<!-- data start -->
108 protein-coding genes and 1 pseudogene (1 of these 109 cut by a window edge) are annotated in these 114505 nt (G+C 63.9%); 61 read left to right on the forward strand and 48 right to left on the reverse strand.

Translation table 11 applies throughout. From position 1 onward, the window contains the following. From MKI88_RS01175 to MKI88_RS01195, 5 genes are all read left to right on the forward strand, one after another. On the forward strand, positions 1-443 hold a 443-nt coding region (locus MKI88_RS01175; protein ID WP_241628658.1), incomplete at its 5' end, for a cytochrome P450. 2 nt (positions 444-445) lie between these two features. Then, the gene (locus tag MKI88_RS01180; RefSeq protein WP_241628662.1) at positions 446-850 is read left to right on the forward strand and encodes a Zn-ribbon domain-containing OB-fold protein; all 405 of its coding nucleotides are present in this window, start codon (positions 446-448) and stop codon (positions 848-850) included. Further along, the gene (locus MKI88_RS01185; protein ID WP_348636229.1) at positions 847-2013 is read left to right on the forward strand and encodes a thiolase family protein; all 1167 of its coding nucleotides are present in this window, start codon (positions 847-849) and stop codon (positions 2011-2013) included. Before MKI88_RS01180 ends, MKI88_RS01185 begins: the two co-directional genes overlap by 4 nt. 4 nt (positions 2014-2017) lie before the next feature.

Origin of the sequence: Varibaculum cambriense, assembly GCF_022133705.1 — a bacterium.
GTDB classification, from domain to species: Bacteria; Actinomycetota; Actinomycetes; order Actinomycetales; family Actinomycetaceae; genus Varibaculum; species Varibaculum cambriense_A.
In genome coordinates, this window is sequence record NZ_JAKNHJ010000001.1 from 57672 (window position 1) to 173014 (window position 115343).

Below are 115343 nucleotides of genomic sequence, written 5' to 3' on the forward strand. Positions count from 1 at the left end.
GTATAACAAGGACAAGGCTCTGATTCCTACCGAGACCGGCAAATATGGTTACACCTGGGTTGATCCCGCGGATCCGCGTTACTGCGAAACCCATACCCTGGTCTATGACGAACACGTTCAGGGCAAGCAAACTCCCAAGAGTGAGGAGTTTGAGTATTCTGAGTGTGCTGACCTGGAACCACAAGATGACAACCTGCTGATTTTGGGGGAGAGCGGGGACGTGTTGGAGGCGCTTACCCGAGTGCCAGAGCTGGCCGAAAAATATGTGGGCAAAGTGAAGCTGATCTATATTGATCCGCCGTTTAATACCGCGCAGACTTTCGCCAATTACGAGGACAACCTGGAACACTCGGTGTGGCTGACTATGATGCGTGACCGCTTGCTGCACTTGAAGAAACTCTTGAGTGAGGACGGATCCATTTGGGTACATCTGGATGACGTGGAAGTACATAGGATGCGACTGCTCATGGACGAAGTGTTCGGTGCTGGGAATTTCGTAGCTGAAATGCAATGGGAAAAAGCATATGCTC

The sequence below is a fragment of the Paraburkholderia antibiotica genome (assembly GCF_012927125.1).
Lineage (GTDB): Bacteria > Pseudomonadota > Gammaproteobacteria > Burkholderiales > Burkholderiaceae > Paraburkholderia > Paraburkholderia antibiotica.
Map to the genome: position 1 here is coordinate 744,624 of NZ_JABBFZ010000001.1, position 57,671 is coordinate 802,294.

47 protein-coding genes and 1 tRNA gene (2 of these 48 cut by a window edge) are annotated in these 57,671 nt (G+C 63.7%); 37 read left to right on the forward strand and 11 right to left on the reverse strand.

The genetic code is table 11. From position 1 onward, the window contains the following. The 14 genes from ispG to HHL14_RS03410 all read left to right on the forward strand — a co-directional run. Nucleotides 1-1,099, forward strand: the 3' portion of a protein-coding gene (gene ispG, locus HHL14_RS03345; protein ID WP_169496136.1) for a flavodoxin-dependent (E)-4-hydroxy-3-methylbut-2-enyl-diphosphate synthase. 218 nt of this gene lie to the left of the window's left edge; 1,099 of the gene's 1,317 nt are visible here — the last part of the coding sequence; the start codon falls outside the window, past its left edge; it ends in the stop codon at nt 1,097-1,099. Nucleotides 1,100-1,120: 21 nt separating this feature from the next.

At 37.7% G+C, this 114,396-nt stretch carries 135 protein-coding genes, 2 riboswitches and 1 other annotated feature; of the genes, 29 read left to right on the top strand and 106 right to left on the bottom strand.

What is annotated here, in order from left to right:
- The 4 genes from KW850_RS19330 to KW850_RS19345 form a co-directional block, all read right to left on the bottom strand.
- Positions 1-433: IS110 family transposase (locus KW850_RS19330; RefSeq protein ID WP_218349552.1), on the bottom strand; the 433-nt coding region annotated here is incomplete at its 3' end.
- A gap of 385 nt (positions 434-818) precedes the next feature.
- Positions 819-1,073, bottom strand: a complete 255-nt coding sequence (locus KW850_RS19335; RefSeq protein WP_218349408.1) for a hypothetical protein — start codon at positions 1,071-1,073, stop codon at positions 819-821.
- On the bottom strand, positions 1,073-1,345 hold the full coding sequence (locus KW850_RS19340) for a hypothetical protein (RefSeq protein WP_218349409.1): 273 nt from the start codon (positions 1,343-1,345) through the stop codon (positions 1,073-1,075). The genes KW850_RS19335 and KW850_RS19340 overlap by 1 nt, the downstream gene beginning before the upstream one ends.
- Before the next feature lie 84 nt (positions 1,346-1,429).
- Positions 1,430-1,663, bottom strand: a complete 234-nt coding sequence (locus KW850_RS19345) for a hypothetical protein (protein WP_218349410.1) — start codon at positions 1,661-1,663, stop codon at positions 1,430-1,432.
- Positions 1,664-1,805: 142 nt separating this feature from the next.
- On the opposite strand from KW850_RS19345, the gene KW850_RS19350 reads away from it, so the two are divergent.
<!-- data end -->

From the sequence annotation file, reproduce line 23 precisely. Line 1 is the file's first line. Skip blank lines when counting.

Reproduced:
- On the opposite strand from KW850_RS19345, the gene KW850_RS19350 reads away from it, so the two are divergent.